5 steps to develop your critical thinking skills

1. Question 

Questioning is at the heart of critical thinking. 

Albert Einstein famously said: “The important thing is to not stop questioning. Curiosity has it’s own reason for existing.” 

Take a moment to question your opinions and judgements. Where have they come from? Is there any evidence to back them up? What factors may be influencing them?  Don’t muddle an assumption with a fact. Take time to assess which judgements may need re-evaluating.  

2. Evaluate   

Allow incoming information to go under the microscope- and have some key questions in the back of your mind. Is the source of this information reliable? Is there any voices missing? What’s an alternative way to look at the information? 

Like tentatively testing the ice before you place your full weight on it, give your information a full critique before forming any judgements or opinions. 

3. Remain open-minded 

This means processing information from multiple angles, sources, points of view and voices. Having as wide a variety of information as possible is key to forming a balanced judgement. 

4. Actively listen

Practice your active listening skills. Go into any conversation and leave your pre-made judgements and assumptions at the door. This will help you utilise as many opinions and diverse viewpoints as possible. 

5. Build awareness 

Start tuning in to the hum of your brain. Cognitive biases can form a background noise that we eventually tune out of. By building awareness of WHAT your biases are, you can then start to tackle them. The good news is, you’ve already started on the first step of this! 

4 practical exercises to develop your team’s critical thinking skills

Here are four practical exercises you can put in place: 

1. Collaboration 

Encourage weekly collaboration sessions into your team. Create a psychologically safe environment for discussion and idea sharing, and you’ll find you foster diverse conversations and viewpoints. 

2. Argument mapping 

Take the main assumption or argument being made. It could be something simple such as ‘our target audience is mainly 30 years old, and female’. Map out the assumptions, sources and supporting reasons for your argument. Evaluate its strength and validity, and revise and refine your assumption based on your evaluation.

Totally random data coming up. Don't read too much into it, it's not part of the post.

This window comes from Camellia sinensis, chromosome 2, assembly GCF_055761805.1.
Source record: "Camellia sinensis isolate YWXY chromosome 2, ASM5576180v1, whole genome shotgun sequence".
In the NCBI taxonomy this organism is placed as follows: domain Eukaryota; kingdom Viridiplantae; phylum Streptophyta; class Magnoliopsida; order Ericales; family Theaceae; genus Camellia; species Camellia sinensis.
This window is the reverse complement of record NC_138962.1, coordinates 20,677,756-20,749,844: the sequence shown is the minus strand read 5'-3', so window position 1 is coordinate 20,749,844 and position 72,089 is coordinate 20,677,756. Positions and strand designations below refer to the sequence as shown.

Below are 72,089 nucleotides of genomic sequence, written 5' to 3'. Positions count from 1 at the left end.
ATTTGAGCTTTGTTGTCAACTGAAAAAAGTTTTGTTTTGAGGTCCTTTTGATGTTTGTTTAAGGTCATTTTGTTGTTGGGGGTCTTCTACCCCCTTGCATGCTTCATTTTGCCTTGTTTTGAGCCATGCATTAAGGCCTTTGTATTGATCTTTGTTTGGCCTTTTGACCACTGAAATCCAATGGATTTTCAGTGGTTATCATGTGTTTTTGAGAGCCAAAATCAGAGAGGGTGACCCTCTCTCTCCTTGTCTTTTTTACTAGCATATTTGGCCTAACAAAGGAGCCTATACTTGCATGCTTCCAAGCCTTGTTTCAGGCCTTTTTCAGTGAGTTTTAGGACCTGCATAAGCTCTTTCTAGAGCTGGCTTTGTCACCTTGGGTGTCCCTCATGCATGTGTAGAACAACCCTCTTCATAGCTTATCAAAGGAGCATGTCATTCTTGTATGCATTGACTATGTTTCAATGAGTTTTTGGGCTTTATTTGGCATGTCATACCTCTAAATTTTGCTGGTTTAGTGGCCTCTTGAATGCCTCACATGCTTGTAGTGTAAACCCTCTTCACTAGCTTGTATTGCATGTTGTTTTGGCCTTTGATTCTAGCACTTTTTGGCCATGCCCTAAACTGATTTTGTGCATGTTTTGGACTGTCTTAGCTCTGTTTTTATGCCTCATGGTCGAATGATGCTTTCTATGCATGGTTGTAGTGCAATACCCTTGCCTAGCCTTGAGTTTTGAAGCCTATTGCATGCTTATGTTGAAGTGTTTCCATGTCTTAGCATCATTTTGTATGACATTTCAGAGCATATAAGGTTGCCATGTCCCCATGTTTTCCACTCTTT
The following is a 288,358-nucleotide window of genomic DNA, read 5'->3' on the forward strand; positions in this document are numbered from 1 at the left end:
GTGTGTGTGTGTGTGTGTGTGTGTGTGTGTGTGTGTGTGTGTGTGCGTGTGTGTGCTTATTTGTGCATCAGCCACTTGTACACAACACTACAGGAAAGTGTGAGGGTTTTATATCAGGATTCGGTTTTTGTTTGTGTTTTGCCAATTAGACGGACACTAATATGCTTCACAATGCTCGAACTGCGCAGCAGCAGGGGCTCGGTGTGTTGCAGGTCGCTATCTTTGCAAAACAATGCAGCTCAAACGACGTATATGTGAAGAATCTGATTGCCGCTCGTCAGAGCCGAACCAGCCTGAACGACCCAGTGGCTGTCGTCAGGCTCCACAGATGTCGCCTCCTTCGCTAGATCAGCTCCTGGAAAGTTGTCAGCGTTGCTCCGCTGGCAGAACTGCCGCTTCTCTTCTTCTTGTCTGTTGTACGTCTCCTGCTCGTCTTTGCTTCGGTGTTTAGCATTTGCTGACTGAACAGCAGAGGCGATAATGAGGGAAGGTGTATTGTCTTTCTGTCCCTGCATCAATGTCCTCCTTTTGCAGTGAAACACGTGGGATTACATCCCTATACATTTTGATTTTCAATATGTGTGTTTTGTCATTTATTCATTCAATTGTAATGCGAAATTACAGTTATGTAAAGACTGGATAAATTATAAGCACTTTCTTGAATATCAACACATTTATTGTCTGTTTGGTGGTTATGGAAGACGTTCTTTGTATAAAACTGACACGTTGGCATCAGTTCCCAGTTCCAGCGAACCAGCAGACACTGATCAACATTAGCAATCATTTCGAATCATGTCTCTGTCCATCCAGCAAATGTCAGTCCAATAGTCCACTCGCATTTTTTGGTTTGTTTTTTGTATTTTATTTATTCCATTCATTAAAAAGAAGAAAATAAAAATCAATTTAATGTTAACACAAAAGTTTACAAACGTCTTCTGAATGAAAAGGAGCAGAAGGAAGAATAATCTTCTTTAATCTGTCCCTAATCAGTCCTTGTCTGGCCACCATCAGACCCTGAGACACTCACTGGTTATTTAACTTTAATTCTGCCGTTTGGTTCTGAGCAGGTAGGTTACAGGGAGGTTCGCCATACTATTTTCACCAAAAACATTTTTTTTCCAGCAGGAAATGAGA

3. Socratic questioning 

This is a method designed by Greek philosopher Socrates. Socrates believed that true wisdom comes from recognising the limitations of our own knowledge and seeking out others viewpoints and perspectives. The method uses open-ended questions to challenge assumptions. Some examples of questions you could use are: 

  • Why do I believe this? 
  • What evidence supports my opinion? 
  • What would be an alternative to my opinion? 
  • What assumptions have I made? 
  • What are the effects of my judgement? 

4. Break free of echo chambers 

Diversify your news and social media feed to include a wide range of information stories. Some great places to start are: 

  • The happy news paper: This digital newspaper is designed to bring you positive news stories, celebrating the positive events taking place across the world. 
  • Humans of New York: This website tells the stories of thousands of people on the streets of New York, reminding us that everyone has a story to tell, and the importance of breaking down assumptions. 
  • Reuters: This is an unbiased news site, focused on fact-based coverage, from a wide variety of journalists around the world. They believe in the power of news and the importance of an informed public. 

Do you want to learn more about cognitive biases?

Our ‘Unconscious bias’ workshop allows participants to dig deep in to their unconscious biases, and reflect on where they might present themselves, and how to reduce the risk of these biases negatively impacting the workplace.